I usually do not have a problem deciding what to wear. In fact, I’m quite adept at finding exactly what I am looking for on the seemingly infinite Internet. I’m a ShopStyle of sorts, a personal Polyvore. I am tempted to list “online shopping” among my skills on LinkedIn.
This past summer, my roommate texted me in desperation. She had been lusting after blue silk shorts since the weather began warming up, but all the ones she stumbled upon were too synthetic. Within a few minutes, I sent her a link to a Tibi pair in the perfect shade of royal blue. Dressed down, they would add texture to the Grassroots uniform of loose cotton tanks, leather sandals and ubiquitous Ray Ban shades. But worn with a blazer and sleek wedges, they would elevate an outfit for an après-internship drink at the Hudson Terrace. I felt successful.
When I was tasked with buying business attire for upcoming interviews, I naturally looked forward to hitting the racks. My Rho Gamma duties saved me from figuring out what “snappy casual” really means, and I had no reason to rock a pencil skirt since a Mad Men-themed dinner party. Plus, with professional purpose on my side, my mother would be more likely to fund my new attire.
I would like to enter a creative industry, so I gathered silk shift dresses, suede mary jane wedges and bright satchels to tote laptops. I selected my favorite Kate Spade bangles with cheeky messages inscribed inside. After a meeting with Career Services and some laughs from my more career-savvy friends, I realized that my cacophony of color would not cut it in an interview setting.
“You can dress like that once you get the job,” my fairy godmother in Career Services assured. “For now, you’ll have to wear neutrals, cover your arms and bring out the pearls.”
Dreams of sherbet skirts with chambray button-downs and skinny, leopard print belts out the window, I realized I only had a week to order and ship new items in time for my interview today. With that, here are some tips I gleaned this week:
Wear a structured, solid dress. The more simple your base, the less distracting and likely you will be to offend your interviewer. You will not know if your interviewer supports the growing popularity of paisley, so better be safe than sorry. Dresses should hit the knee and fit. If there’s anything I learned from Gwenyth Paltrow’s Tom Ford Oscar gown, cut is much more important than color. I recommend the Theory “Mendisa Coco” tweed dress or the J.Crew “Origami” dress in black.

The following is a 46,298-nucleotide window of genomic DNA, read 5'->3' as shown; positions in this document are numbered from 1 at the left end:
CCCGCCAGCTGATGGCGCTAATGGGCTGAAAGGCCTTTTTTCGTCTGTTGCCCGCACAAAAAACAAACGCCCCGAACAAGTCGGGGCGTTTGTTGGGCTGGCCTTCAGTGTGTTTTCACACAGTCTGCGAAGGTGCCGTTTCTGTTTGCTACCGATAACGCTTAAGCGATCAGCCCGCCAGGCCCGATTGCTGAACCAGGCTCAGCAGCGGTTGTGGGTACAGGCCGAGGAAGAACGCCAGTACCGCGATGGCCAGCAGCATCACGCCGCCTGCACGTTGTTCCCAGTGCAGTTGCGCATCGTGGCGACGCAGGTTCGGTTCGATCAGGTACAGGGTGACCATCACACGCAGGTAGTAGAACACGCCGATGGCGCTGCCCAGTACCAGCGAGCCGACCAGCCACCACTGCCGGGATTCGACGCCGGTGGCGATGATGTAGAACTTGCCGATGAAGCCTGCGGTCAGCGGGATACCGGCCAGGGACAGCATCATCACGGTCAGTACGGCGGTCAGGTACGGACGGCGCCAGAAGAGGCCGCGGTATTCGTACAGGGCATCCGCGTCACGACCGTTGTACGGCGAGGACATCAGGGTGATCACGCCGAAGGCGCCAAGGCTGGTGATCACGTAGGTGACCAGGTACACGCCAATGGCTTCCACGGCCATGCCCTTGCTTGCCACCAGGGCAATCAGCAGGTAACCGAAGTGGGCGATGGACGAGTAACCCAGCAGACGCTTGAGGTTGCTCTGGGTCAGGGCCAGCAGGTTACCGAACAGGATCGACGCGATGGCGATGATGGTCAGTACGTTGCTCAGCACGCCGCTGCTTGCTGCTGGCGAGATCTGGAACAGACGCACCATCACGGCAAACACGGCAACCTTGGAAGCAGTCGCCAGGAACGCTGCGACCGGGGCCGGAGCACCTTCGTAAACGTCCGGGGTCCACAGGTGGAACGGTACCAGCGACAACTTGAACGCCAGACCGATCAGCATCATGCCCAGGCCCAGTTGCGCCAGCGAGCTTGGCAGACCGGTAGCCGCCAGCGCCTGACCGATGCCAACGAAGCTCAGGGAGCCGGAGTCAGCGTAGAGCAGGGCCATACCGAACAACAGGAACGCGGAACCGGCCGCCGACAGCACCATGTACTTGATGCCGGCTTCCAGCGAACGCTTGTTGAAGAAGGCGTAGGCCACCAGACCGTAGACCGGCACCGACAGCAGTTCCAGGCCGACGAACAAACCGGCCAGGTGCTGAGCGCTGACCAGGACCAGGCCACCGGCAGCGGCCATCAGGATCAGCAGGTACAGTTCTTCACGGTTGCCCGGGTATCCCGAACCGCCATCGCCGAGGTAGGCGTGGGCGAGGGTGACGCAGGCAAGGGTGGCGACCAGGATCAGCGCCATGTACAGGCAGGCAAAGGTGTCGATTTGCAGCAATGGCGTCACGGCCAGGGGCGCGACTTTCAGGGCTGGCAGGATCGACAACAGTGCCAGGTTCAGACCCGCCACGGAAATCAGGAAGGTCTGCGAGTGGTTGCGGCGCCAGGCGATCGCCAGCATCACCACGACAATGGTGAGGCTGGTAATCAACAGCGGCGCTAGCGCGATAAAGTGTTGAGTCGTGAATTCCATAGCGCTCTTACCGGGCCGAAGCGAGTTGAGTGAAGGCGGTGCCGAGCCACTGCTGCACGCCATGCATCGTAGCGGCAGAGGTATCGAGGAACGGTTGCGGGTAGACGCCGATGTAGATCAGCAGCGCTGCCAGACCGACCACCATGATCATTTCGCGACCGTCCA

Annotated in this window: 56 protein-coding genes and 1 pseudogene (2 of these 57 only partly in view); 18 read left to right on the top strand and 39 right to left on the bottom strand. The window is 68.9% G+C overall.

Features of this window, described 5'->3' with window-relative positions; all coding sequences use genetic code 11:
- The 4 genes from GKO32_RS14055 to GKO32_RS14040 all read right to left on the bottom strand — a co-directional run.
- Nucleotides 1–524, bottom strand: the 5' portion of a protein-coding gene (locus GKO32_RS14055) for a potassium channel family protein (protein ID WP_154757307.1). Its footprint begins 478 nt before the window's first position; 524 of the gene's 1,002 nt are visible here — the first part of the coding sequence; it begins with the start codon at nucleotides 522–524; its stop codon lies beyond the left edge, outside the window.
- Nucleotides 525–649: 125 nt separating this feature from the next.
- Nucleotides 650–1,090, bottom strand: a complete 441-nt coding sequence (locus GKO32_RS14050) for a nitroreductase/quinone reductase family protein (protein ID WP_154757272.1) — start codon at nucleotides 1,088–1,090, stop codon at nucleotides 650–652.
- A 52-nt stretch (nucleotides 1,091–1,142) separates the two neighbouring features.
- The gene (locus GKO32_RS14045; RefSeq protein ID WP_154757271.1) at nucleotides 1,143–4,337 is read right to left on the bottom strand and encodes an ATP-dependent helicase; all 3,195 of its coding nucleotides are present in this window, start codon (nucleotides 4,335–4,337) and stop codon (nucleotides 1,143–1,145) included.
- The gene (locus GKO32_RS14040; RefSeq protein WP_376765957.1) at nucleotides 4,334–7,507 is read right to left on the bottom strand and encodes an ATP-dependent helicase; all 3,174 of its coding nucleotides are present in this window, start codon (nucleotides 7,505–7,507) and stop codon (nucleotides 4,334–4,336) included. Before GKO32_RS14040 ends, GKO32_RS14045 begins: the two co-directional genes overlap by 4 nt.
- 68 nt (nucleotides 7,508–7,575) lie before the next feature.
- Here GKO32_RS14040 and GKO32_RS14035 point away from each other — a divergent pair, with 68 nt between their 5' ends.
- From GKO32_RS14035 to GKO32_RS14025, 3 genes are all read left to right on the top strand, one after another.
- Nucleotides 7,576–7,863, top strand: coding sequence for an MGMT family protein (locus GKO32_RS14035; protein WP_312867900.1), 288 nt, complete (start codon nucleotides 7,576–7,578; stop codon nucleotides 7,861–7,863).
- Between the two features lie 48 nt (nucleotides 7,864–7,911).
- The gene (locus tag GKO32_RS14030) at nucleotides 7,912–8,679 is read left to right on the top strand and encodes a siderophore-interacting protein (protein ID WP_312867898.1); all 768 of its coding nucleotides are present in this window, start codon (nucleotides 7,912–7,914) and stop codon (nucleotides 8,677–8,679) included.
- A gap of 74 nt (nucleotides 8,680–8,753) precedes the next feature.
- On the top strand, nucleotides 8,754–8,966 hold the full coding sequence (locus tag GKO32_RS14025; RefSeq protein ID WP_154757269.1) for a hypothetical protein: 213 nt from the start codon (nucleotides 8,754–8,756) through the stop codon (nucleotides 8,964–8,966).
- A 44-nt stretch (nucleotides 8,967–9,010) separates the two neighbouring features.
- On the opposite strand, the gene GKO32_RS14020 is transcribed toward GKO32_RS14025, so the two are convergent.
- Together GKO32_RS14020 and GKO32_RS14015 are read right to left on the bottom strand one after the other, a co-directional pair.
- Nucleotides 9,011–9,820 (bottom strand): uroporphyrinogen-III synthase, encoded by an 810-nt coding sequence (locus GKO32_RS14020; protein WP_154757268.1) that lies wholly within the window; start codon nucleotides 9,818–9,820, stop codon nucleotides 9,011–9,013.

Bring a blazer. With structured dresses, blazers should be shorter than the ones you would throw over jeans — ideally resting on the hip. Black, navy, gray, tweed and nude are safe choices, but burgundy or blush pink could work as well if you are bored of the basics. If your structured dress has an irregular neckline, opt for a cardigan so that the lapel of the blazer does not clash.
Pair a pencil skirt with a silk blouse. Even underlayers, such as the tanks or sweaters you wear beneath blazers, should be made of high-quality fabrics. If you want to introduce a print into your outfit, the shirt you wear with a blazer and pencil skirt fits that opportunity. Everything else in this scenario should be a neutral color.
Pull on the pants. Fitted dress pants with a button down and blazer errs on the bland side, but is a plausible option as long as you do not flash any ankle.
As Lauren Conrad famously said, “The only person who can pull off a kitten heel is Suri Cruise.” I agree with LC — kitten heels evoke too many memories of fifth grade dances. That said, towering platforms do not scream maturity either. Settle in the middle with a two to three inch heel. Judging by the fashion photographer frenzy over Jenna Lyons’ New York Fashion Week pumps, the pointed toe is in. I recommend Nine West’s “Flax” heel.
Use your discretion. The reason I do not list a suit as one of the options that I considered is because I would not feel comfortable wearing one. Besides the Carven spring 2012 short suits and Alexa Chung’s Met Ball ensemble in 2010, suits just don’t … suit me. I know I would feel uncharacteristic wearing one, and in an interview, you want to harness your confidence and avoid anything that will induce insecurity. The guidelines I laid out are merely suggestions, and it is you who should ultimately tailor them to your style.
Margo Cohen Ristorucci is a junior in the College of Arts and Sciences. She can be reached at email@example.com. Fashion Friday appears on Fridays.